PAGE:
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CNBC Transcript: Kristalina Georgieva, CEO, World Bank


Following is the transcript of a CNBC interview with Kristalina Georgieva, CEO, World Bank. The interview was broadcast on CNBC on 21 March 2017.

All references must be sourced to a "CNBC Interview".

Interviewed by Geoff Cutmore, Anchor, CNBC at China Development Forum 2017.

Geoff Cutmore: Donald Trump is raising some interesting questions about the value of the current multilateral trading system we have, whether the IMF, the World Bank, are still going to be relevant going forward. How do you respond to that criticism?

Kristalina Georgieva: Well we have learned from our decades of experience that open economies create better opportunities for people in the developing countries, but also for people in the rich world. They have access to cheaper goods. They have a chance to actually export more when the purchasing power in the rest of the world is going up. But, we also have seen that very rapid shifts have created pockets of discontent, and people there are voicing discontent, this discontent very loudly. What we know is that anger is very loud, and it creates a noise curtain to those many millions who actually would like to see the world to be integrated and interconnected.

GC: But do you feel that you're beginning to be marginalized at the World Bank and that increasingly people are questioning what the role of the organization will be going forward?

KG: What we have received very recently is a very strong vote of confidence at the World Bank, with a record high replenishment of either the International Development Association. This is the resource we use for the poorest countries. We got seventy five billion dollars. And the United States is part of the contribution to this pool of money, because this is where we contribute the most to the security and safety of the whole world. We also continue to be quite relevant in middle income countries right here in China. The demand for the World Bank is very high for our money. Not so significant but for the knowledge, the expertise that comes with the money. And also the chance for us to learn from China and then transfer this knowledge elsewhere.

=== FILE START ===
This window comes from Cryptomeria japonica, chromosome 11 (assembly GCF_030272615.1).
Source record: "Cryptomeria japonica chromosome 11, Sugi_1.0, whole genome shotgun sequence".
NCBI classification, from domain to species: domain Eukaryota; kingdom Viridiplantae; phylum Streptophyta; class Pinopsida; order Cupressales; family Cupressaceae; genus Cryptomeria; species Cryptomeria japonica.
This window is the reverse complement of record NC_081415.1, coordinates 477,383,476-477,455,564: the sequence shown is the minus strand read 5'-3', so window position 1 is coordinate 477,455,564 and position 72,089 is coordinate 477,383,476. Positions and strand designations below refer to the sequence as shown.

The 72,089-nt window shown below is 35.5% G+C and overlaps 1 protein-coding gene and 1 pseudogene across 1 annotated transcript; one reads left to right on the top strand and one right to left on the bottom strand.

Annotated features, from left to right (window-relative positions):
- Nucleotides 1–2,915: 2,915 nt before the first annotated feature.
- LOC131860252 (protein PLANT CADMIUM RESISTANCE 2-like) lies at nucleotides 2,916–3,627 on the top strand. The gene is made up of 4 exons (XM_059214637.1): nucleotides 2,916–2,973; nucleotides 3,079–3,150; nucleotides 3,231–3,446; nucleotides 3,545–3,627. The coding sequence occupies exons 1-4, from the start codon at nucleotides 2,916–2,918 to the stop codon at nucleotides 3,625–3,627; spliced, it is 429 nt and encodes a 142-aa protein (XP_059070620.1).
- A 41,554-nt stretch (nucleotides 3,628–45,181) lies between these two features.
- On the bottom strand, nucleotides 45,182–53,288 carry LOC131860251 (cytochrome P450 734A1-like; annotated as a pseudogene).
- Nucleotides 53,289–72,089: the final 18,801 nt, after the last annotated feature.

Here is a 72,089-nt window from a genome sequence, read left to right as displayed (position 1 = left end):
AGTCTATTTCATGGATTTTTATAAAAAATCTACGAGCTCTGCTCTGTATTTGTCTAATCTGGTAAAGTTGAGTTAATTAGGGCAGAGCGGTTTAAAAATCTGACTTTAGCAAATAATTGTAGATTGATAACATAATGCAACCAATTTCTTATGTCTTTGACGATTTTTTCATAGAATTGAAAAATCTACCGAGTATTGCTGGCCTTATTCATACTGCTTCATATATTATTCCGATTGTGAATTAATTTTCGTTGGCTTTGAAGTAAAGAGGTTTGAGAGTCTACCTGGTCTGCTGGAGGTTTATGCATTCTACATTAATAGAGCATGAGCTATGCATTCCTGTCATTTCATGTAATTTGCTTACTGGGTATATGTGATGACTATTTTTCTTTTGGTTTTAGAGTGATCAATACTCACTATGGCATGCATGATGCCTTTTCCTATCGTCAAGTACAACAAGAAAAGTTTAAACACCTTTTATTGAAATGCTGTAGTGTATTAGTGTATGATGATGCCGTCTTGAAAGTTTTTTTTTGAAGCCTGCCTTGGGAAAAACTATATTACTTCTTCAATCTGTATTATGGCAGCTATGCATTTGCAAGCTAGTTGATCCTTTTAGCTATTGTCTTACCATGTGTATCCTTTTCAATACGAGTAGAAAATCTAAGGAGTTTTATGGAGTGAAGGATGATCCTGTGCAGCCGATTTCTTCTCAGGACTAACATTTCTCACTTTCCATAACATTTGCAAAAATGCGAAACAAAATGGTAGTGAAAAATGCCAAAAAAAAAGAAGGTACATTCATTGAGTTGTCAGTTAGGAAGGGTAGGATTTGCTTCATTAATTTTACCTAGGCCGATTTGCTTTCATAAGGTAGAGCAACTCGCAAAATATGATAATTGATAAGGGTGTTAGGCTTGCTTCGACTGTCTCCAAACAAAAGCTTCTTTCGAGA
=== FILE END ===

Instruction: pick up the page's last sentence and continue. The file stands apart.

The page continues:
GC: You mentioned a sense of inequality. It seems that many countries that have run trade surpluses have had a free lunch from the trading system as it's been set up. Isn't it appropriate that countries like China and Germany get told to fall in line if they want to be part of the system going forward?

KG: What we see is in countries where there has been predominantly export orientation of their economies, a process of rebalancing. Here in China domestic consumption is jumping much faster than exports. And the same is happening in Germany. So these countries are recognizing that there has to be for domestic reason and also for their role in the world economy, rebalancing in that direction. The pressure that comes from voices that are saying "hey we rely on you", may accelerate this process but it's happening anyway.